The Danger of Repatriation: An Argument for the Refugee Status of the Chin People of Myanmar

Authors: Kaitlin Stewart*,
Topics: Human Rights, Political Geography, Immigration/Transnationalism
Keywords: Burma, Myanmar, Chin, Immigrants, Refugees, Cultural Geography, Human Rights, Asia
Session Type: Paper
Day: 4/6/2019
Start / End Time: 5:00 PM / 6:40 PM
Room: Forum Room, Omni, West
Presentation File: No File Uploaded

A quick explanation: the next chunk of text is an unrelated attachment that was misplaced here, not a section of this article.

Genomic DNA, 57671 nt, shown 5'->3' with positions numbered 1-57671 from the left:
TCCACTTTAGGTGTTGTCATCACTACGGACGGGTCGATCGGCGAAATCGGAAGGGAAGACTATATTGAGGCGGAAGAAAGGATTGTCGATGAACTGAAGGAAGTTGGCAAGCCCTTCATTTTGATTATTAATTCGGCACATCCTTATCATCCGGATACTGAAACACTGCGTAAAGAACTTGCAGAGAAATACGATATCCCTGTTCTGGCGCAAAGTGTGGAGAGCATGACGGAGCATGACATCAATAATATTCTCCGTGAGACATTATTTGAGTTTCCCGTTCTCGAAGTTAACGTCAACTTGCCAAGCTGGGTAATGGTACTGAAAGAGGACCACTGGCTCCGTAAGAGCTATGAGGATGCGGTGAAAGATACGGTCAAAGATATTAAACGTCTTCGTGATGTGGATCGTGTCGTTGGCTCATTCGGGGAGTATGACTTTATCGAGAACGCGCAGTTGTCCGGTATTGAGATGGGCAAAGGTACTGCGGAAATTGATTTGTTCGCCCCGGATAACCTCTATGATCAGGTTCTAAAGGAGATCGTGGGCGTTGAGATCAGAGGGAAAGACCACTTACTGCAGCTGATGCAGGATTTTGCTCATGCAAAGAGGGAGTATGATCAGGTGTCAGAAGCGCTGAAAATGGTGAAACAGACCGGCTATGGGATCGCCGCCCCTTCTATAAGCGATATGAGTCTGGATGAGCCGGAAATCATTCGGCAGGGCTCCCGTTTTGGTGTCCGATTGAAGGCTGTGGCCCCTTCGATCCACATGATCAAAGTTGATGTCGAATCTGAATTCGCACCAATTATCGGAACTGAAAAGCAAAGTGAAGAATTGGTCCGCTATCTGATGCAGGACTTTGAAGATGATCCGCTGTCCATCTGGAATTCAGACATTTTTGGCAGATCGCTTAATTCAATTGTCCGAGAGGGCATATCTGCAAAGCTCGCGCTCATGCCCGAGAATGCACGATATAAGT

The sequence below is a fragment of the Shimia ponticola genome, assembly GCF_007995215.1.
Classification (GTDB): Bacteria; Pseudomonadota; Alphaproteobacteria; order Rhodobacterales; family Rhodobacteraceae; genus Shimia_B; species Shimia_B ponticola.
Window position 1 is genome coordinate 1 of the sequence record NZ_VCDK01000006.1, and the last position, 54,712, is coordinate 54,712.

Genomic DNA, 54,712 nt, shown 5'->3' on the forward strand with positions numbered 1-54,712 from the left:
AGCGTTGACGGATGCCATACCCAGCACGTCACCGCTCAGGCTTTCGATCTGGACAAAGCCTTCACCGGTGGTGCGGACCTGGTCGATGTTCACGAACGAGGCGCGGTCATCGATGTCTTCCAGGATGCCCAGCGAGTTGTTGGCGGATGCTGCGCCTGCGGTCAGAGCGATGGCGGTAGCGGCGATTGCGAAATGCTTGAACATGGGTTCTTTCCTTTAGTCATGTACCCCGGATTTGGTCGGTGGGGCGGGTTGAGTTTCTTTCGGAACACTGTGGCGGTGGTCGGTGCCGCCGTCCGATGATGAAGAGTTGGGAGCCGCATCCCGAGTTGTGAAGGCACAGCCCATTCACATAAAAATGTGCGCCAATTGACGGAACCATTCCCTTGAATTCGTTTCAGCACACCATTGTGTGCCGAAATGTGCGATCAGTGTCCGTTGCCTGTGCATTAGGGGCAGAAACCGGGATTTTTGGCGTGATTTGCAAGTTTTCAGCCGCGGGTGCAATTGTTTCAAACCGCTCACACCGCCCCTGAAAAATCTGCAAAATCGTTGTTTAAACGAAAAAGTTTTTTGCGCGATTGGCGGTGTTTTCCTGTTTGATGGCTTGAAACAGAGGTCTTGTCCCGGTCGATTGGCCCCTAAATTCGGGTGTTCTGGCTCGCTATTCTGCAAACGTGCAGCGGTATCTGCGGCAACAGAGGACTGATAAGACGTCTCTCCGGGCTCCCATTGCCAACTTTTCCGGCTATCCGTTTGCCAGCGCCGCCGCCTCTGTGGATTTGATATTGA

In the pursuit of a homogenous cultural landscape, the dictatorial government of Myanmar oppressed minority groups within their country and forced them to flee their ancestral homelands from the middle of the 20th century. The Chin of northwestern Myanmar faced relentless persecution because of their Baptist Christian minority status. The military government confiscated land, used rape as a tool of terror, and confined the Chin people into labor camps within their own communities. As the military dictatorship of Myanmar murdered religious leaders and members of the community, they pushed the Chin into refugee camps in neighboring countries. In 2018, the United Nations High Commissioner for Refugees revoked the refugee status of the Chin people, and repatriation and genocide await the Chin upon the act's completion on December 31st, 2019. This paper argues that unsafe conditions in the Chin State make it perilous for the Chin people to return to their homeland and therefore they must retain their refugee status.

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